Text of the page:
What would be the effect of splitting sets of exercises for one muscle group up throughout the day? For example do one set of an exercise in the morning, one at noon, and a third set in the evening? Would this be good for hypertrophy? Alternatively, would this technique be good for running(example:run 400m 10 times throughout the day)?
Interesting and good answers. My question, is how much time do you have for splitting up your workouts throughout the day. With the other commitments on my schedule I simply wouldn’t have the time to do what you suggest. I don’t know of any journal-quality research that has addressed your question, but I tend to think of training adaptions as a result of what your did in summation over the course of the week, not any given day.
I know by now you already know the answer to the question, but here is my opinion: I don’t see anything wrong in this type of training approach. As long as your program is well thought from the beginning and you have taken in consideration your food intake and time for recovering. Your body will adapt to this training and you will see the benefits you are seeking. Eventually you will have to adjust your program to continue see progress and reach the results you are looking for. In the military, during the boot camp phase, the recruits do a number of evolutions throughout the day for many days. It is design to increase the physical condition (aerobically and anaerobically). After the first few days in the program, their bodies adapt to the stress and difficulty of the evolutions and are able to perform more complex ones in a more efficient way.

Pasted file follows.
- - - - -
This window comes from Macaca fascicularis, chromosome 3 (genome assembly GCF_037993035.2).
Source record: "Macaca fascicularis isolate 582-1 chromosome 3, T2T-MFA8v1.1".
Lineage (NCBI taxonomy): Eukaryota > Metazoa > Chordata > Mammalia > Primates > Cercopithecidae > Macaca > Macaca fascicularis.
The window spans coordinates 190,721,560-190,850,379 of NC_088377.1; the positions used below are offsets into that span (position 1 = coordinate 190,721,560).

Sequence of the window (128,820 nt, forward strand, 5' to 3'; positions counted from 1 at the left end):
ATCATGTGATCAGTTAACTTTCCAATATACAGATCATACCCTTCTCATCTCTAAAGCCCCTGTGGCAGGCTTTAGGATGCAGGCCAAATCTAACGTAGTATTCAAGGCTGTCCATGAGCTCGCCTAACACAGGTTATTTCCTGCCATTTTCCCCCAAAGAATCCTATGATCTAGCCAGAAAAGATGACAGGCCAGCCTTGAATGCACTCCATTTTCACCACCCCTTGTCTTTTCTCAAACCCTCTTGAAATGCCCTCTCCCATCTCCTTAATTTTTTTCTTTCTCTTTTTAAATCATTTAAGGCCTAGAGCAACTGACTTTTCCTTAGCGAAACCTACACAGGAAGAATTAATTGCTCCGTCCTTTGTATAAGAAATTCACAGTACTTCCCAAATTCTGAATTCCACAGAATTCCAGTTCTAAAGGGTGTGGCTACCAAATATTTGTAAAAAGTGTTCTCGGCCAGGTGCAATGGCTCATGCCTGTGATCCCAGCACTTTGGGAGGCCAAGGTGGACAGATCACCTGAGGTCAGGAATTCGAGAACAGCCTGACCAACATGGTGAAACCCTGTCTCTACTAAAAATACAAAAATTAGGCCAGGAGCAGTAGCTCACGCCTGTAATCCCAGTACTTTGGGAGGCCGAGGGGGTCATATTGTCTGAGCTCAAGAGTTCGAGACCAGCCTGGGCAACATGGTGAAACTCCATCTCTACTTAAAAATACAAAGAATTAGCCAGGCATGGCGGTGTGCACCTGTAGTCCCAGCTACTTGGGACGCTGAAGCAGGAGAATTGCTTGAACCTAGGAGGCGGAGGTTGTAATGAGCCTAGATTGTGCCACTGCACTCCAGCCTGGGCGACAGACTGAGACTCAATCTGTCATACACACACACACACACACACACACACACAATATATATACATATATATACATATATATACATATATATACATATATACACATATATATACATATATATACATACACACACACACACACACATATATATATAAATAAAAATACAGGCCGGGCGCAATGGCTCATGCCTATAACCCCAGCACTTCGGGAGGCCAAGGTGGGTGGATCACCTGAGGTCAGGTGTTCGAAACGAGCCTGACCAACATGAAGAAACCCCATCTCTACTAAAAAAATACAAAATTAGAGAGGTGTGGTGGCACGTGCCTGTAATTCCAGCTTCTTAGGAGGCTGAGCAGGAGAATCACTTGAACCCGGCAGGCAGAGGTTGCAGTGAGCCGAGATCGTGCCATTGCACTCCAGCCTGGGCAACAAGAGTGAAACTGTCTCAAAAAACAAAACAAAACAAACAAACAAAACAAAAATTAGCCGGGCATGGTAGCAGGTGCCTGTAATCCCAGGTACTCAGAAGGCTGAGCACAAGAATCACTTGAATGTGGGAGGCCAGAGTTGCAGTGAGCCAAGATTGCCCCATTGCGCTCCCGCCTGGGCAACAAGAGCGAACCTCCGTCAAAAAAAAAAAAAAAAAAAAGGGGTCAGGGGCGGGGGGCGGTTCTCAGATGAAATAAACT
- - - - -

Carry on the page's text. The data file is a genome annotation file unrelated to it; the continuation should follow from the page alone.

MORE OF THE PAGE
I used something similar to this method (machine cardio replaced running) preparing for a BB contest and I had no issues with this type of training. However, I did journal my progress along the way and I also agree with Joanne’s statement that your body will adapt, but dont forget proper nutrition and rest.
I looked up Wayne Westcott and it turns out he may have been influenced by Arthur Jones inventor of Nautilus exercise machines. The type of training promoted by Jones in the 1970s is called High Intensity Training. I think we could call the all day workout “multiple set HIT” if it produces the intended result of strength and hypertrophy.